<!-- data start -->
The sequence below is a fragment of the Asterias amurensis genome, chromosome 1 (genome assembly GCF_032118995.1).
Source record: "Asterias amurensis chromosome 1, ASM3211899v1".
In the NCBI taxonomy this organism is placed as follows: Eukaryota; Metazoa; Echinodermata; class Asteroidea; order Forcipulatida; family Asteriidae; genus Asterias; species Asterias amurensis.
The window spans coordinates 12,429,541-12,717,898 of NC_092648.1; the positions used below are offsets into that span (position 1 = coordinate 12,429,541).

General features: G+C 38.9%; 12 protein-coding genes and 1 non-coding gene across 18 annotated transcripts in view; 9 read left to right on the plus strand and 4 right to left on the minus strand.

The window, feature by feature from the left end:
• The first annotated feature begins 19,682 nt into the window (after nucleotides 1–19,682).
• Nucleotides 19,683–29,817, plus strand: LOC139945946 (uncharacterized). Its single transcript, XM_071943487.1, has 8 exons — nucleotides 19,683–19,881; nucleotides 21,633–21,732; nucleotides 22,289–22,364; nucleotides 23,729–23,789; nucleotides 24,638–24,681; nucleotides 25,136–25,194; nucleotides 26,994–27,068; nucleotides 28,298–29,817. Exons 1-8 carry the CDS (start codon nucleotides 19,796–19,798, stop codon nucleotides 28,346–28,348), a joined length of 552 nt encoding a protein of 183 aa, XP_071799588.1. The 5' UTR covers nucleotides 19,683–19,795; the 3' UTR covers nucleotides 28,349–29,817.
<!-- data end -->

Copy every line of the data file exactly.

The sequence below is a fragment of the Asterias amurensis genome, chromosome 1 (genome assembly GCF_032118995.1).
Source record: "Asterias amurensis chromosome 1, ASM3211899v1".
In the NCBI taxonomy this organism is placed as follows: Eukaryota; Metazoa; Echinodermata; class Asteroidea; order Forcipulatida; family Asteriidae; genus Asterias; species Asterias amurensis.
The window spans coordinates 12,429,541-12,717,898 of NC_092648.1; the positions used below are offsets into that span (position 1 = coordinate 12,429,541).

General features: G+C 38.9%; 12 protein-coding genes and 1 non-coding gene across 18 annotated transcripts in view; 9 read left to right on the plus strand and 4 right to left on the minus strand.

The window, feature by feature from the left end:
• The first annotated feature begins 19,682 nt into the window (after nucleotides 1–19,682).
• Nucleotides 19,683–29,817, plus strand: LOC139945946 (uncharacterized). Its single transcript, XM_071943487.1, has 8 exons — nucleotides 19,683–19,881; nucleotides 21,633–21,732; nucleotides 22,289–22,364; nucleotides 23,729–23,789; nucleotides 24,638–24,681; nucleotides 25,136–25,194; nucleotides 26,994–27,068; nucleotides 28,298–29,817. Exons 1-8 carry the CDS (start codon nucleotides 19,796–19,798, stop codon nucleotides 28,346–28,348), a joined length of 552 nt encoding a protein of 183 aa, XP_071799588.1. The 5' UTR covers nucleotides 19,683–19,795; the 3' UTR covers nucleotides 28,349–29,817.